Concord Academy is focused on equipping students for success in life. They are taught basic finance, how to budget, how to pay rent and other skills necessary for leading a productive life outside of school. And with a 5-to-1 student/teacher ratio, each student receives the necessary attention he or she needs to thrive at the school.

Barbara Price’s daughter is a ninth-grade student at Concord. She has a language processing disorder, meaning she has trouble receiving and processing verbal language. After finding traditional school a challenge, she started at Concord in the eighth grade.

“If Concord didn't exist, I don’t know what we would have done,” Price said. “My daughter was struggling, but now she has friends. I like to say that she has found her ‘tribe.’ ”

The school has just hired a new executive director, Cece Palazola, who is only the third director in its history. Palazola has a background in special education and recently worked for 11 years with the Memphis College of Art, where she was focused on community education programs. Originally from Memphis, she holds a M.Ed. in instruction and curriculum leadership from the University of Memphis and also spent eight years as a special education teacher.

“I’ve always had the special education teacher part in my heart and love working with kids with disabilities,” Palazola said. “This brings together my special education knowledge and my administrative experience. It seems to be a great fit.”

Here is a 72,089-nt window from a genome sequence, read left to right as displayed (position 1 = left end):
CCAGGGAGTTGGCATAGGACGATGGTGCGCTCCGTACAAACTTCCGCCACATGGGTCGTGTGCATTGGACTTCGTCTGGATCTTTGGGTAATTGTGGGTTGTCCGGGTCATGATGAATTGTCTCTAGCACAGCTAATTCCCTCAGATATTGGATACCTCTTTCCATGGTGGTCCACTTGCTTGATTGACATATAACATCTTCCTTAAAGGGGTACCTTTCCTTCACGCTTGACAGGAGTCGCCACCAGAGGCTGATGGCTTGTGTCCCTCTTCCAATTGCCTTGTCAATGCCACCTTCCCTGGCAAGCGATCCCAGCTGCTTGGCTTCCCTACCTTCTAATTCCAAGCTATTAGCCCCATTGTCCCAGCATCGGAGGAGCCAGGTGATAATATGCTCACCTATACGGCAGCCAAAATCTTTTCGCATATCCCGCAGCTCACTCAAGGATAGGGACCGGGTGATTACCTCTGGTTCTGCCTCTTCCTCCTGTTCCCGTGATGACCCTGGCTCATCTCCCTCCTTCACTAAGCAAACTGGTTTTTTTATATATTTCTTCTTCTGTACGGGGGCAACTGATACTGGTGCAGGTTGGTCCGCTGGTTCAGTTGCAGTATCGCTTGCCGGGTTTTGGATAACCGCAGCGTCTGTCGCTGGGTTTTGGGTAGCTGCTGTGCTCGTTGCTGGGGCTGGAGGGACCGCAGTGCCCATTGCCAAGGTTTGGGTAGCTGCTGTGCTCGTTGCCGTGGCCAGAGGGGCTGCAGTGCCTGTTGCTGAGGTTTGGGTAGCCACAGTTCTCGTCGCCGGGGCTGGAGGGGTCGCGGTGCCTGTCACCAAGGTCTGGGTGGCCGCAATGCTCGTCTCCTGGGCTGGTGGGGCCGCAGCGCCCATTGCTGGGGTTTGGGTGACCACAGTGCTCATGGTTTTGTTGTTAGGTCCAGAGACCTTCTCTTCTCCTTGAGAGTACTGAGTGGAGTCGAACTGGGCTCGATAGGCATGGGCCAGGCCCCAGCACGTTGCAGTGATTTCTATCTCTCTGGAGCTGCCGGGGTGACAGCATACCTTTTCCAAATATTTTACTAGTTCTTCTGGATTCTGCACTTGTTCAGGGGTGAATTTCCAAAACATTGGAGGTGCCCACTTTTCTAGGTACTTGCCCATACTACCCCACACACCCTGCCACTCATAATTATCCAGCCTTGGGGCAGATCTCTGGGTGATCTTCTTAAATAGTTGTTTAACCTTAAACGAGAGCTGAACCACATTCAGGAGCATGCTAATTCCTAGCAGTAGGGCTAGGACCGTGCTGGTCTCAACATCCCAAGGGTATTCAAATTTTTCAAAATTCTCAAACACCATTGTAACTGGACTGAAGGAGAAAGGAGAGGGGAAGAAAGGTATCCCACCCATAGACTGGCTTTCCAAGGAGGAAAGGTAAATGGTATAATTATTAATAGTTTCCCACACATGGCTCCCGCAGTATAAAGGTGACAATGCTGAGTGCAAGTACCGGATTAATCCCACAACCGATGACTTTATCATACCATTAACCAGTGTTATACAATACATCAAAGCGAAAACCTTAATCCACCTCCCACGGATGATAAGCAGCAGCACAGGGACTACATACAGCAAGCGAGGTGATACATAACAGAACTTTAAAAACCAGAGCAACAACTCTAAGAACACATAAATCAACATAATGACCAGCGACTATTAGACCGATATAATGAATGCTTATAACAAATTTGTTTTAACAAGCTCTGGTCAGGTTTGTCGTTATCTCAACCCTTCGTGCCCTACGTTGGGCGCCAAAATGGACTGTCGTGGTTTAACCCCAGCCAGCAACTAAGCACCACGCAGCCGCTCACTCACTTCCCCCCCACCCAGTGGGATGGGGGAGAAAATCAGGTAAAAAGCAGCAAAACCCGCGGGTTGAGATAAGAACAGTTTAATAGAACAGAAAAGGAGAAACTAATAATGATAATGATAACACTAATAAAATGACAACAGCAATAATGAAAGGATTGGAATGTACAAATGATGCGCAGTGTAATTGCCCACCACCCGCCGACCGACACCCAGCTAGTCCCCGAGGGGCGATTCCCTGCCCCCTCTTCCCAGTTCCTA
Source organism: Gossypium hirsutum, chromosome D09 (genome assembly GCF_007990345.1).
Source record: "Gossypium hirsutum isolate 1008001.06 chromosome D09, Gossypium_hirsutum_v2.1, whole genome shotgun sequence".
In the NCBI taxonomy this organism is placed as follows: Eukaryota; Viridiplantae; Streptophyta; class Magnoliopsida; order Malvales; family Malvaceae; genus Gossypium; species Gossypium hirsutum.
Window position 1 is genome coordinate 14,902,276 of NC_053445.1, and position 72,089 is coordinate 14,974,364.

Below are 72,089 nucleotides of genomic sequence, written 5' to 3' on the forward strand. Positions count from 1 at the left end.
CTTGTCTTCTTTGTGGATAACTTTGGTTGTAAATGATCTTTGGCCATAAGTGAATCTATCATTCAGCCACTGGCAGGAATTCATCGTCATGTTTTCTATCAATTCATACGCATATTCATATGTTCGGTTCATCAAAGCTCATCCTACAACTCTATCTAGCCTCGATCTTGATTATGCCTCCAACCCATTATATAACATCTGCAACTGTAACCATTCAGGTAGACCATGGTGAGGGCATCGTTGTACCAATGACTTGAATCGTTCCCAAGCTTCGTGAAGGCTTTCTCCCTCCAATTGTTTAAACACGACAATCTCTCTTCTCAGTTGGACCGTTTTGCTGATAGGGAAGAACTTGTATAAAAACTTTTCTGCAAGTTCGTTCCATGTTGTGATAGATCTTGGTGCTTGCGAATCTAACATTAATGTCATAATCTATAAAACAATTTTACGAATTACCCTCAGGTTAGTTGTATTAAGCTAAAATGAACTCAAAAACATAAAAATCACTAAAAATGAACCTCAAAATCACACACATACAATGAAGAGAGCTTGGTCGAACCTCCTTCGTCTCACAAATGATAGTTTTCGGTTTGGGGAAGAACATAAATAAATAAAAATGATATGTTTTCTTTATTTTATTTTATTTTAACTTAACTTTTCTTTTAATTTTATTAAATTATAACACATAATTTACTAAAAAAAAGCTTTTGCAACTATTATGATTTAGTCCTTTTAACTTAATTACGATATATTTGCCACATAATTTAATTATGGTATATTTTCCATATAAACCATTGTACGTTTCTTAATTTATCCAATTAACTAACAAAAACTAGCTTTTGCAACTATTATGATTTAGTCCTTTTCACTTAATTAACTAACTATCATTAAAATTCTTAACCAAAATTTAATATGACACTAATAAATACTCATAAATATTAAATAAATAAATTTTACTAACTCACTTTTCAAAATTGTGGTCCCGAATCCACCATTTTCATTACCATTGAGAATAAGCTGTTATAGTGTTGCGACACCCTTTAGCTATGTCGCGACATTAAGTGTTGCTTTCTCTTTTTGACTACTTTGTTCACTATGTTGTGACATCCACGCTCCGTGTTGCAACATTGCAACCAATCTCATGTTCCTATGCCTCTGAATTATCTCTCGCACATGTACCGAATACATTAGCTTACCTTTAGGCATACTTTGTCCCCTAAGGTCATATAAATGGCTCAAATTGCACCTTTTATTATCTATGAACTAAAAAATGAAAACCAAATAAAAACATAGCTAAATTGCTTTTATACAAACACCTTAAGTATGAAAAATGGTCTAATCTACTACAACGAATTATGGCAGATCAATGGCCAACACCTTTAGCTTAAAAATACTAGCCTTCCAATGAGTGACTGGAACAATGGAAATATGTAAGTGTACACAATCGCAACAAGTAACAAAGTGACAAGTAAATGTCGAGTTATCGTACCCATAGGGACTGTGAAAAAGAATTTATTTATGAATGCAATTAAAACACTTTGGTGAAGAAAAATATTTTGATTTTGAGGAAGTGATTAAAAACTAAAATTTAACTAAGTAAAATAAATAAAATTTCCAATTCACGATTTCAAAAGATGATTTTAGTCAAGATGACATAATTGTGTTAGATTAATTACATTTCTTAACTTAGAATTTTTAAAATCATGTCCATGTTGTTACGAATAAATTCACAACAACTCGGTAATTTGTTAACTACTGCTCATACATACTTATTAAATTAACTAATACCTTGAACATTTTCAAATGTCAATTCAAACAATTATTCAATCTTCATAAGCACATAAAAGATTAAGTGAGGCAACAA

Concord has several special programs including mock interviews and internships for students with local businesses.

“Everything is around the eventuality of the kids leaving us,” Palazola said. “We love our kids, but we want them to be successful when they leave here. It’s all intentional around that piece to make sure the kids are where they need to be and have their best foot forward.”

The process for enrolling in the private school is very involved. It includes meeting with the parents first and then having the student attend the school for a full day to see if it is a match for the child’s needs.

“Through that process, everyone, family included, has a good sense for if it’s a good fit for them or not. After that process, we would extend an offer for them to attend,” Palazola said.

The school has a traditional school schedule, with summers off as well as fall break, spring break and holidays. The students are in class from 8 a.m.-3 p.m., Monday through Friday. There are also social activities, pep rallies, prom and other events that would be common if attending a traditional middle or high school.

Palazola hopes to continue to cultivate community relationships and build awareness for the school.

“What I would love to do is to keep engaging the community and keep finding opportunities for our students and get them out there in the world,” she said.

Topics

Concord Academy Cece Palazola
Christin Yates

Christin Yates

Christin Yates is a native Memphian who has worked in PR and copywriting for a decade. She earned her B.S. in public relations and M.S. in mass communications from Murray State University.